NBF: We have to look at the vast inequities in public school, particularly in low-income urban and rural communities, and see these [tweetable]education disparities as a true need that we are called to address.[/tweetable] Regardless of our beliefs about these broader church / state issues, we cannot ignore the fact that God loves all of the children in our public schools. And millions of families living in poverty, many of whom are Christians, have no other option than to send their children to public schools. How can we let our brothers and sisters suffer in a system that, in many cases, reproduces undereducated young people year after year? Do all parents not deserve a chance to help their children succeed? These disparities supersede concerns about curriculum and prayer. We should engage with public schools because we are called to live out Matthew 25 and serve “the least of these.”
RNS: In your book, Educating All God’s Children, you talk about the experiences that led to your conviction that the achievement gap is one of the greatest injustices in America today. How does your own story inform your passion for this issue?
NBF: I grew up in Detroit in a working class community where I witnessed educational disparities. My brother and I are two of the three kids from our neighborhood who went to a four-year college. My friends who didn’t attend college weren’t less intelligent or less motivated than me. But they attended our local public high school that had a culture of low academic expectations. I was able to attend another public school across town--an “exam school” that had phenomenal expectations and put me on a path to college.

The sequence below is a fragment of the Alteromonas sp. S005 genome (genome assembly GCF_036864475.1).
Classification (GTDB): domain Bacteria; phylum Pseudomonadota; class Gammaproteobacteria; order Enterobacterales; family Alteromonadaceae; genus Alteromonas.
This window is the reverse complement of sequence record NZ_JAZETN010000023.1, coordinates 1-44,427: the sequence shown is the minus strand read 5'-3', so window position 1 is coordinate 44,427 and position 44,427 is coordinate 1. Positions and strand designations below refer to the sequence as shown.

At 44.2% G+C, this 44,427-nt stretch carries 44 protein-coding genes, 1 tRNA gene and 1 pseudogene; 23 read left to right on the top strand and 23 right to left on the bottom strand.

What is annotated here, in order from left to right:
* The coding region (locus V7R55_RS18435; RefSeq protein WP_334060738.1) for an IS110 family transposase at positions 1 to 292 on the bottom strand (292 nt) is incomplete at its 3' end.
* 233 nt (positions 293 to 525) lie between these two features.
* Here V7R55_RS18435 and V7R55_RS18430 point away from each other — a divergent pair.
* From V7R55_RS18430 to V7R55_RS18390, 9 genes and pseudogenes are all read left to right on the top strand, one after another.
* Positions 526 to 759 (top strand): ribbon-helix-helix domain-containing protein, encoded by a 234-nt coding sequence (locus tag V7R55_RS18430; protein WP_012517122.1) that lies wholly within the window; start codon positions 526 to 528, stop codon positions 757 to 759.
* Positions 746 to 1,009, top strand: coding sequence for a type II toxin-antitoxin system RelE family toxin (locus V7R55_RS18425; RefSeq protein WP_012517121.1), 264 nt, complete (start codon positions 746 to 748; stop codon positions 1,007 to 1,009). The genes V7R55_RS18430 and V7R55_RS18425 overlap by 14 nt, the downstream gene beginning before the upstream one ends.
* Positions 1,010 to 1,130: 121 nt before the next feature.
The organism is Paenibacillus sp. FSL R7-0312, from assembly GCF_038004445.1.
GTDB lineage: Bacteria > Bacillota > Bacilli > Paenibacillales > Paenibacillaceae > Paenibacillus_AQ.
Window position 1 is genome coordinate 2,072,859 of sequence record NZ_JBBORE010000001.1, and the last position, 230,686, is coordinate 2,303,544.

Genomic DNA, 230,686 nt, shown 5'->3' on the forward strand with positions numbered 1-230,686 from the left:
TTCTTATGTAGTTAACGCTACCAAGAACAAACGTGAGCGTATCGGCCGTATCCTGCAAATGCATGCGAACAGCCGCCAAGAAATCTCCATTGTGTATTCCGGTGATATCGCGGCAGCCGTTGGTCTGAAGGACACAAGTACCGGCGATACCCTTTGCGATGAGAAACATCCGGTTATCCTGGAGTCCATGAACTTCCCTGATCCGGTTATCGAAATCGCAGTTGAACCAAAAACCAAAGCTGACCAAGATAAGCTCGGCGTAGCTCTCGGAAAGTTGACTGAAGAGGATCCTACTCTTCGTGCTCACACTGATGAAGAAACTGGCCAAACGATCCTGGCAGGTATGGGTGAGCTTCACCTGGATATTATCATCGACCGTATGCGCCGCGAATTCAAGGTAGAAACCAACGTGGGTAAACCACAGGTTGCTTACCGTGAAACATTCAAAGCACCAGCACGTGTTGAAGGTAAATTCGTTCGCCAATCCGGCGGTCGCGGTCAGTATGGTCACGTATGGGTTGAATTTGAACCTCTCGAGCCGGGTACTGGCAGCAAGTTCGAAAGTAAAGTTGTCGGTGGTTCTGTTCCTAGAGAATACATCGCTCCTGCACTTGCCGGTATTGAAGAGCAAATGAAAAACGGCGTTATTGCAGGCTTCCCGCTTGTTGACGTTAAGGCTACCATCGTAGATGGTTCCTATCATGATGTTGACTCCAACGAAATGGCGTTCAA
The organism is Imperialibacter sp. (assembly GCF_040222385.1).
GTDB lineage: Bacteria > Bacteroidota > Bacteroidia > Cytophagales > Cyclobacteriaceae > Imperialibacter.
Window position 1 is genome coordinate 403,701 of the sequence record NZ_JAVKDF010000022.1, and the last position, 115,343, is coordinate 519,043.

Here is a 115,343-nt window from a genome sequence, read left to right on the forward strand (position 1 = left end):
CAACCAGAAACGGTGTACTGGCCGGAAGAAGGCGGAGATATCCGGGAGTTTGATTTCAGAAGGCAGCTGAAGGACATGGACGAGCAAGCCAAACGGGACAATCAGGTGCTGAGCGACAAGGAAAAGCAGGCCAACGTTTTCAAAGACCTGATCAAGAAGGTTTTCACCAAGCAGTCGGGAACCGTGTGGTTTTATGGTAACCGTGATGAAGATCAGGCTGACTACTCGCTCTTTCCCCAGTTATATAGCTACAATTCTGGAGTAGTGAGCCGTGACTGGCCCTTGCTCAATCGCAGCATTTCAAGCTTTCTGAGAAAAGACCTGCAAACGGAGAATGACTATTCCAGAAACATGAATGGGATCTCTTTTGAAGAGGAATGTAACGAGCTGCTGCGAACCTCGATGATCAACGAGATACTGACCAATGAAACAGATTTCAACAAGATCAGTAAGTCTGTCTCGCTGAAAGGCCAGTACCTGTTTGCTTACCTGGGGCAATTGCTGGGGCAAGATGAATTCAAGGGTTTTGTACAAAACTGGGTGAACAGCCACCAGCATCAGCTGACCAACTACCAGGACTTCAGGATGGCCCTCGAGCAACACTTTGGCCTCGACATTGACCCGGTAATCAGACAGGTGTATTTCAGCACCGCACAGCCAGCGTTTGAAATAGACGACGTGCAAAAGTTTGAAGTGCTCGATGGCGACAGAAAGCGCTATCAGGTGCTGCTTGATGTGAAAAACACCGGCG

After college, I joined Teach For America and taught fifth grade in Compton, California — a low-income community near South Central Los Angeles — and saw similar inequities. But as the teacher of 30 fifth graders, something wonderful happened. By engaging families and community members, setting high expectations and supporting students to reach ambitious goals, they significantly outperformed most fifth graders in the district by June.[tweetable]We cannot discount any child’s God-given potential simply because they are growing up in poverty.[/tweetable]
RNS: How are churches positioned to respond to the academic achievement gap? What are some of the most encouraging examples or models you’ve seen?
NBF: There are more than 300,000 churches in America, compared to about 49,000 high poverty public schools. Churches outnumber public schools 6 to 1 in America. According to recent research from the Barna Group, [tweetable]85 percent of Christians think that churches should be more involved with public school improvement.[/tweetable] More than two-thirds of all Americans agree that people of faith should be given more opportunities to help pubic schools.
Some of the best examples are congregations that have educated their members about the scope of the problem and identified ways to productively engage with public schools — while leaving any broader agenda at the door. These churches have volunteered in high-quality tutoring programs and helped elementary students become excellent readers and mathematicians. Many of these churches have gone on to advocate for necessary systemic changes throughout the entire school district. They’ve called for expanded preschool for poor families, more professional development for teachers and increasing high quality school options for families in poverty. The question becomes more about how the church can best engage.